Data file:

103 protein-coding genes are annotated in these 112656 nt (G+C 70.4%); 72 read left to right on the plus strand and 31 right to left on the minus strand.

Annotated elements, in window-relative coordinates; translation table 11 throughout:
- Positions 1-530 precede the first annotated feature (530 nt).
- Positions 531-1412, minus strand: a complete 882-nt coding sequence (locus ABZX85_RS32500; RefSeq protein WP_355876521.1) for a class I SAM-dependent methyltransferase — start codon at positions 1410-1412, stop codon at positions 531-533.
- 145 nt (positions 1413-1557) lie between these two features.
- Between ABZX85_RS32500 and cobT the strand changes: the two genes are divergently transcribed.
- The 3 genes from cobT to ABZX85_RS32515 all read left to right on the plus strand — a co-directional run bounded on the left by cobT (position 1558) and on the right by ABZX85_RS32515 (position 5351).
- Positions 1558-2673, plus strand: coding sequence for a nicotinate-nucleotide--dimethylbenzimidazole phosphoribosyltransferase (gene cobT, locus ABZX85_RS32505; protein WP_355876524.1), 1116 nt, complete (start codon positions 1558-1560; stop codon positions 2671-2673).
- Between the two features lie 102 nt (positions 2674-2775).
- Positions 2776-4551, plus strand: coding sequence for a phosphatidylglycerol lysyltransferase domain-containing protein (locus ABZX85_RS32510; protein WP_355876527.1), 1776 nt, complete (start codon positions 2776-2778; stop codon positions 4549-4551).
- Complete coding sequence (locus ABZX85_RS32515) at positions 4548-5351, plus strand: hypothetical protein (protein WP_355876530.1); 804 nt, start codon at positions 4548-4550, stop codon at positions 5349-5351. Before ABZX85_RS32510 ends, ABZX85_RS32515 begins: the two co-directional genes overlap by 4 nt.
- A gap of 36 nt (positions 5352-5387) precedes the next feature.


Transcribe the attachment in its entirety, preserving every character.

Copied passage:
103 protein-coding genes are annotated in these 112656 nt (G+C 70.4%); 72 read left to right on the plus strand and 31 right to left on the minus strand.

Annotated elements, in window-relative coordinates; translation table 11 throughout:
- Positions 1-530 precede the first annotated feature (530 nt).
- Positions 531-1412, minus strand: a complete 882-nt coding sequence (locus ABZX85_RS32500; RefSeq protein WP_355876521.1) for a class I SAM-dependent methyltransferase — start codon at positions 1410-1412, stop codon at positions 531-533.
- 145 nt (positions 1413-1557) lie between these two features.
- Between ABZX85_RS32500 and cobT the strand changes: the two genes are divergently transcribed.
- The 3 genes from cobT to ABZX85_RS32515 all read left to right on the plus strand — a co-directional run bounded on the left by cobT (position 1558) and on the right by ABZX85_RS32515 (position 5351).
- Positions 1558-2673, plus strand: coding sequence for a nicotinate-nucleotide--dimethylbenzimidazole phosphoribosyltransferase (gene cobT, locus ABZX85_RS32505; protein WP_355876524.1), 1116 nt, complete (start codon positions 1558-1560; stop codon positions 2671-2673).
- Between the two features lie 102 nt (positions 2674-2775).
- Positions 2776-4551, plus strand: coding sequence for a phosphatidylglycerol lysyltransferase domain-containing protein (locus ABZX85_RS32510; protein WP_355876527.1), 1776 nt, complete (start codon positions 2776-2778; stop codon positions 4549-4551).
- Complete coding sequence (locus ABZX85_RS32515) at positions 4548-5351, plus strand: hypothetical protein (protein WP_355876530.1); 804 nt, start codon at positions 4548-4550, stop codon at positions 5349-5351. Before ABZX85_RS32510 ends, ABZX85_RS32515 begins: the two co-directional genes overlap by 4 nt.
- A gap of 36 nt (positions 5352-5387) precedes the next feature.